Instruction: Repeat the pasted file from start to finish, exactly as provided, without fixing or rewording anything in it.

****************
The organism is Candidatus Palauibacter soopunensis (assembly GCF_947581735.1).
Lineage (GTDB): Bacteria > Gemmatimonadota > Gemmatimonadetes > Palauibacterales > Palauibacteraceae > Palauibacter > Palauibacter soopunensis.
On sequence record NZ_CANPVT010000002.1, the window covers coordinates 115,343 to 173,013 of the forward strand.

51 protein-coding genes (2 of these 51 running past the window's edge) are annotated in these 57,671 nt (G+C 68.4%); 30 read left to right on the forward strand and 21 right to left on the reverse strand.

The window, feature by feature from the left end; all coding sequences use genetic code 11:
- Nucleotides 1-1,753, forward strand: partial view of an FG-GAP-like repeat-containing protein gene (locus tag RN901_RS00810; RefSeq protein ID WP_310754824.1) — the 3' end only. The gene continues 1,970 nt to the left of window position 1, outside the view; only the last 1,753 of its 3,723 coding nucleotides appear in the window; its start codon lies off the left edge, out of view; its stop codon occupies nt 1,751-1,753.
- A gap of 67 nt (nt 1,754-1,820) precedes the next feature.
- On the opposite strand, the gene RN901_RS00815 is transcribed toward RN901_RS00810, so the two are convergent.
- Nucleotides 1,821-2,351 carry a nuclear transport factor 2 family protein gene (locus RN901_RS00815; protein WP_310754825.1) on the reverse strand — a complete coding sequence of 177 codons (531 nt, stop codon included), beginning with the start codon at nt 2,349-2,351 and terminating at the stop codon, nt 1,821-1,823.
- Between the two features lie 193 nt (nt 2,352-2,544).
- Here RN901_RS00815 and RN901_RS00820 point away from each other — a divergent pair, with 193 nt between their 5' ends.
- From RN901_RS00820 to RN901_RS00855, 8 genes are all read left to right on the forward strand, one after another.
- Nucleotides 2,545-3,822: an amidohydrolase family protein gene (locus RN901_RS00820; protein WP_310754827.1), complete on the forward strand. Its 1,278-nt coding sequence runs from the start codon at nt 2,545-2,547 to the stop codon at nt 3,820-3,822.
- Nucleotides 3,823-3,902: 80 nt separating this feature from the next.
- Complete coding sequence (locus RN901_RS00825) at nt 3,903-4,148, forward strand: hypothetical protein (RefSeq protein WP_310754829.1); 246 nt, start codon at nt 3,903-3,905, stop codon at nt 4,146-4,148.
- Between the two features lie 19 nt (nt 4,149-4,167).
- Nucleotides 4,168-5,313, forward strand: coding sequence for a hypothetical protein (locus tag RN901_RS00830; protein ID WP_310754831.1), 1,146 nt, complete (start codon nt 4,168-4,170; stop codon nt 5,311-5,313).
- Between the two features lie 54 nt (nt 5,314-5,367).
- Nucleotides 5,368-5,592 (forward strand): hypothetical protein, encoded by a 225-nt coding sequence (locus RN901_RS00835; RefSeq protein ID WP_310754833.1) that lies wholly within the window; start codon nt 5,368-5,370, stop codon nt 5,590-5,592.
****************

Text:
The organism is Candidatus Palauibacter soopunensis (assembly GCF_947581735.1).
Lineage (GTDB): Bacteria > Gemmatimonadota > Gemmatimonadetes > Palauibacterales > Palauibacteraceae > Palauibacter > Palauibacter soopunensis.
On sequence record NZ_CANPVT010000002.1, the window covers coordinates 115,343 to 173,013 of the forward strand.

51 protein-coding genes (2 of these 51 running past the window's edge) are annotated in these 57,671 nt (G+C 68.4%); 30 read left to right on the forward strand and 21 right to left on the reverse strand.

The window, feature by feature from the left end; all coding sequences use genetic code 11:
- Nucleotides 1-1,753, forward strand: partial view of an FG-GAP-like repeat-containing protein gene (locus tag RN901_RS00810; RefSeq protein ID WP_310754824.1) — the 3' end only. The gene continues 1,970 nt to the left of window position 1, outside the view; only the last 1,753 of its 3,723 coding nucleotides appear in the window; its start codon lies off the left edge, out of view; its stop codon occupies nt 1,751-1,753.
- A gap of 67 nt (nt 1,754-1,820) precedes the next feature.
- On the opposite strand, the gene RN901_RS00815 is transcribed toward RN901_RS00810, so the two are convergent.
- Nucleotides 1,821-2,351 carry a nuclear transport factor 2 family protein gene (locus RN901_RS00815; protein WP_310754825.1) on the reverse strand — a complete coding sequence of 177 codons (531 nt, stop codon included), beginning with the start codon at nt 2,349-2,351 and terminating at the stop codon, nt 1,821-1,823.
- Between the two features lie 193 nt (nt 2,352-2,544).
- Here RN901_RS00815 and RN901_RS00820 point away from each other — a divergent pair, with 193 nt between their 5' ends.
- From RN901_RS00820 to RN901_RS00855, 8 genes are all read left to right on the forward strand, one after another.
- Nucleotides 2,545-3,822: an amidohydrolase family protein gene (locus RN901_RS00820; protein WP_310754827.1), complete on the forward strand. Its 1,278-nt coding sequence runs from the start codon at nt 2,545-2,547 to the stop codon at nt 3,820-3,822.
- Nucleotides 3,823-3,902: 80 nt separating this feature from the next.
- Complete coding sequence (locus RN901_RS00825) at nt 3,903-4,148, forward strand: hypothetical protein (RefSeq protein WP_310754829.1); 246 nt, start codon at nt 3,903-3,905, stop codon at nt 4,146-4,148.
- Between the two features lie 19 nt (nt 4,149-4,167).
- Nucleotides 4,168-5,313, forward strand: coding sequence for a hypothetical protein (locus tag RN901_RS00830; protein ID WP_310754831.1), 1,146 nt, complete (start codon nt 4,168-4,170; stop codon nt 5,311-5,313).
- Between the two features lie 54 nt (nt 5,314-5,367).
- Nucleotides 5,368-5,592 (forward strand): hypothetical protein, encoded by a 225-nt coding sequence (locus RN901_RS00835; RefSeq protein ID WP_310754833.1) that lies wholly within the window; start codon nt 5,368-5,370, stop codon nt 5,590-5,592.